Again, I am attending a study group and another woman shares with me that she is into living healthy and wants to inspires others to do the same. She says that so many people in developing countries don’t have access to this kind of education and asking how we could work together. Again I am reminded I am on the right path and the “Powers that Be” are raining down on me.

I remember when I applied for my current position in Indonesia. I applied and let go. I had no expectations because I thought if I was accepted it was meant to be. I connected with the energy of my higher self. I set my stage. All I needed to do is get out-of-the-way. Everything is in Devine order, and all my desires will come to fruition and support my soul’s journey when the time and the situation are right.

 

A Pilgrimage

Before I leave Indonesia, I was told I must visit the oldest Buddhist temple in Indonesia.

Built in the 9th Century, Borobudur Temple in Central Java is the largest Buddist temple in the world. This majestic temple took over 80 years to construct, spans 1,300 square feet and rises to a height of 115 ft. It draws visitors from all over the world including myself.

Located approximately one hour from Yogyakrata by motorbike, seemingly my favorite way to travel in Indonesia, I decided to hire a guide who picked me up from my Losmen (guest house) at 3:30 am. In the wee hours of the morning, it was hauntingly peaceful as we meandered through the narrow tree lined roads acting as corridors to the open countryside. As we neared our destination, a silhouette of Palm trees looks as if they are standing guard of this mighty masterpiece. Mist gently blankets the entire area.

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I began to ascend the temple stairs and upon reaching one of three platforms I stood in silence and bathed in the temple’s energy. I graciously waited to catch a glimpse of the Holy Grail of enlightenment as the sun kissed the temple steps; signifying that my journey of enlightenment is a pilgrimage.

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Oh What a Relief It Is.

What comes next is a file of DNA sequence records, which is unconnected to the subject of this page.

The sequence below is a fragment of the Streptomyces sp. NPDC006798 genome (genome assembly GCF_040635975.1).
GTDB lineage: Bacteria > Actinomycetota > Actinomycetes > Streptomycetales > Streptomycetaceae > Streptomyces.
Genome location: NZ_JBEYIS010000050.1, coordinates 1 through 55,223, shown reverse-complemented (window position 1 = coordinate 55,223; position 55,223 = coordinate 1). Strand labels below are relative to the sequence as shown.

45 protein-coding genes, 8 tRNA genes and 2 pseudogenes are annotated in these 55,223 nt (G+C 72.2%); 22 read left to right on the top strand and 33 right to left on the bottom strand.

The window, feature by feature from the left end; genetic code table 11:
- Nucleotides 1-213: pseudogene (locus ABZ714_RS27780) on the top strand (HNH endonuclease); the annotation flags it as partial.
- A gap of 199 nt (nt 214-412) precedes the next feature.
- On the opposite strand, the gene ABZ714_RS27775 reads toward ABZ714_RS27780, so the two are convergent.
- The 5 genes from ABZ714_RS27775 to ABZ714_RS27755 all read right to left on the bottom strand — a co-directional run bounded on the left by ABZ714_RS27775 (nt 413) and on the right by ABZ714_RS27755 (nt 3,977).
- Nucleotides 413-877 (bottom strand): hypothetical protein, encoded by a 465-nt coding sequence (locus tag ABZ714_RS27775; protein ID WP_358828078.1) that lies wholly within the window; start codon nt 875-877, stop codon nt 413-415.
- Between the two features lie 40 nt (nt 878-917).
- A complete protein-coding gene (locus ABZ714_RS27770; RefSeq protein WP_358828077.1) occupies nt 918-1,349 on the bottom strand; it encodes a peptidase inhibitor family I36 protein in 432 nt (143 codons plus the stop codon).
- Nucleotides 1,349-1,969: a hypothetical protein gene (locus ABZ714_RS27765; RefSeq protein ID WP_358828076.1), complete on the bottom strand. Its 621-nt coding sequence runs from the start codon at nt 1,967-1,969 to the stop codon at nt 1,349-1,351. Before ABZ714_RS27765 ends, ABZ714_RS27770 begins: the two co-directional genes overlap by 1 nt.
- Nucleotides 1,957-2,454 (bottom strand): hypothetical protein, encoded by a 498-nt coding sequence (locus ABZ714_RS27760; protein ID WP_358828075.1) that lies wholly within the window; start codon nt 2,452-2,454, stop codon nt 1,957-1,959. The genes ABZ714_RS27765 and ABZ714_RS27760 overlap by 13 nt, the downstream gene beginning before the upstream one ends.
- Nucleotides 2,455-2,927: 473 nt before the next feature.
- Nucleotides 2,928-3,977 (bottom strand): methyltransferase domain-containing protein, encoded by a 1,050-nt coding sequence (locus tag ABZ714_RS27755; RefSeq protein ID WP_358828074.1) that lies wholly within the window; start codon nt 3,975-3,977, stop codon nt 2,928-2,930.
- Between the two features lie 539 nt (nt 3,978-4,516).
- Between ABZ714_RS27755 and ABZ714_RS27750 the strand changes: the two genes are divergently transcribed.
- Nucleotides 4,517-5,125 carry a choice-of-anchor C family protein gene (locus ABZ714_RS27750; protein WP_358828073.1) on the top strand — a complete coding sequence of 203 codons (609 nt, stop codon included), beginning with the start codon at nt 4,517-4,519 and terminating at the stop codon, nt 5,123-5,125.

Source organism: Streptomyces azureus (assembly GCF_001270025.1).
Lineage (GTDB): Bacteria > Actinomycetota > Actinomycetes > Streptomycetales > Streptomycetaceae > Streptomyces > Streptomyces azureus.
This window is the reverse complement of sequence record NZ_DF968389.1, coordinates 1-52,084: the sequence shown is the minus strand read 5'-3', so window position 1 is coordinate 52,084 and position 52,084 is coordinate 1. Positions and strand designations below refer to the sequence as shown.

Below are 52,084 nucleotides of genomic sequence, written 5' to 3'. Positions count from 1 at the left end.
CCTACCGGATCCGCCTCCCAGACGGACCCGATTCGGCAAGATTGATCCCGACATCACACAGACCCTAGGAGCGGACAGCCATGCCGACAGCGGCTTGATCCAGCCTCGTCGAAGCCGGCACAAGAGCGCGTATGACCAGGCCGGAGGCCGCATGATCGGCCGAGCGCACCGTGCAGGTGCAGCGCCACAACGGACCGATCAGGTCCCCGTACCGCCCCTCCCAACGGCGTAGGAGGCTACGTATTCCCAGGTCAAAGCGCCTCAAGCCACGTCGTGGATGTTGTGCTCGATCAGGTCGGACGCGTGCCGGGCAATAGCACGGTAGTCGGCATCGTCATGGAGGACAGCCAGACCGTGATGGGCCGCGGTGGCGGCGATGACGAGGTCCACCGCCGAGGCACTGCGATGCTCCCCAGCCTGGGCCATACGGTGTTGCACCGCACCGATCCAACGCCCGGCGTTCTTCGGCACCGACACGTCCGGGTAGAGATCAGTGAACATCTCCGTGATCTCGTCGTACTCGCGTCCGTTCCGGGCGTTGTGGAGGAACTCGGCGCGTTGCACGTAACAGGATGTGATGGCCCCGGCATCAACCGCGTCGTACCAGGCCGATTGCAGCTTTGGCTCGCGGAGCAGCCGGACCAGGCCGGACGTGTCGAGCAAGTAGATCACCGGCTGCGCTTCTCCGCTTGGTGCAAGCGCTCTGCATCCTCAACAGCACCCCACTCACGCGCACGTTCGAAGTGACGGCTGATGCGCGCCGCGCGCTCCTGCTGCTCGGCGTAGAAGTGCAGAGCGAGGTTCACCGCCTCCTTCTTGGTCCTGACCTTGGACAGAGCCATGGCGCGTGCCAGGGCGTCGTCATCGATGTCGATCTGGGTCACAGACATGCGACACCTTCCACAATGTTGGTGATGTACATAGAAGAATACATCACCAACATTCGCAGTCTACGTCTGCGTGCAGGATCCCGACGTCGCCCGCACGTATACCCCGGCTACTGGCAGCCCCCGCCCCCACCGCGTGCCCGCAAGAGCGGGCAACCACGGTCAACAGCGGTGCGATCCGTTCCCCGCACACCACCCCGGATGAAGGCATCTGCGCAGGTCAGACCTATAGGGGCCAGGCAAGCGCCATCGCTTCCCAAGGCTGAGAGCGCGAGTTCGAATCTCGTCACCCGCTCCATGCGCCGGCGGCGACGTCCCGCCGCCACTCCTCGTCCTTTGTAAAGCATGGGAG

Via Via Cafe is open to world travelers in 12 countries. Each one is different offering its own unique flair.
http://www.viaviacafe.com/en/home

I visited Via Via in Yogjakarta in East Java.
http://www.viaviajogja.com/
The ambiance is open and inviting to every race, culture and belief system. Via Via is not just a cafe it was my home away from home.
Upon returning to my mother’s arms, I felt catered to; I was greeted with a smile and a kiss to my senses. I was offered an array of homemade breads and pastries with Gluten Free ¬†options, as well as other culinary treats that would satisfy any intended or accidental tourist looking for their mommy.
Whatever your craving whether it be noshing, crashing, sightseeing, exercising, cooking, shopping, supporting local economies or the environment or just relaxing Via Via can cater to all your needs just like mommy.

I decided to partake in a variety of experiences Via Via had to offer.

In this post, I will elaborate on my bicycling excursion through a Javanese Village.

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I did not know peanuts grew underground.

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Making bricks out of mud.

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” I Left My Heart in Indonesia”

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The process of making Tempe

Harvesting rice

Lastly, no pictures but a tale of relief.
There are two things I never leave home without here in Indonesia, sanitary wipes and tissues.  Many bathrooms are lacking two things; toilet paper and a trash can. On this tour, I seem to be the only person who could not wait for four hours to relieve myself. My guide Uut kindly asked a woman if I could use her bathroom. Do you want to guess what was missing?
As I exited the bathroom, waiving my tissue, I ask my guide where is the trash can? She looked at me like this was a foreign concept. No pun intended. We were kindly escorted outside where I deposited my napkin in a bucket. I turned around and asked Uut if she would like to shake my hand. She started laughing and said are all Americans like you, and I said no there is just one of me. Americans, I am sure, are relieved to know that I excused them.

Rest assured I washed my hands before shaking her hand goodbye.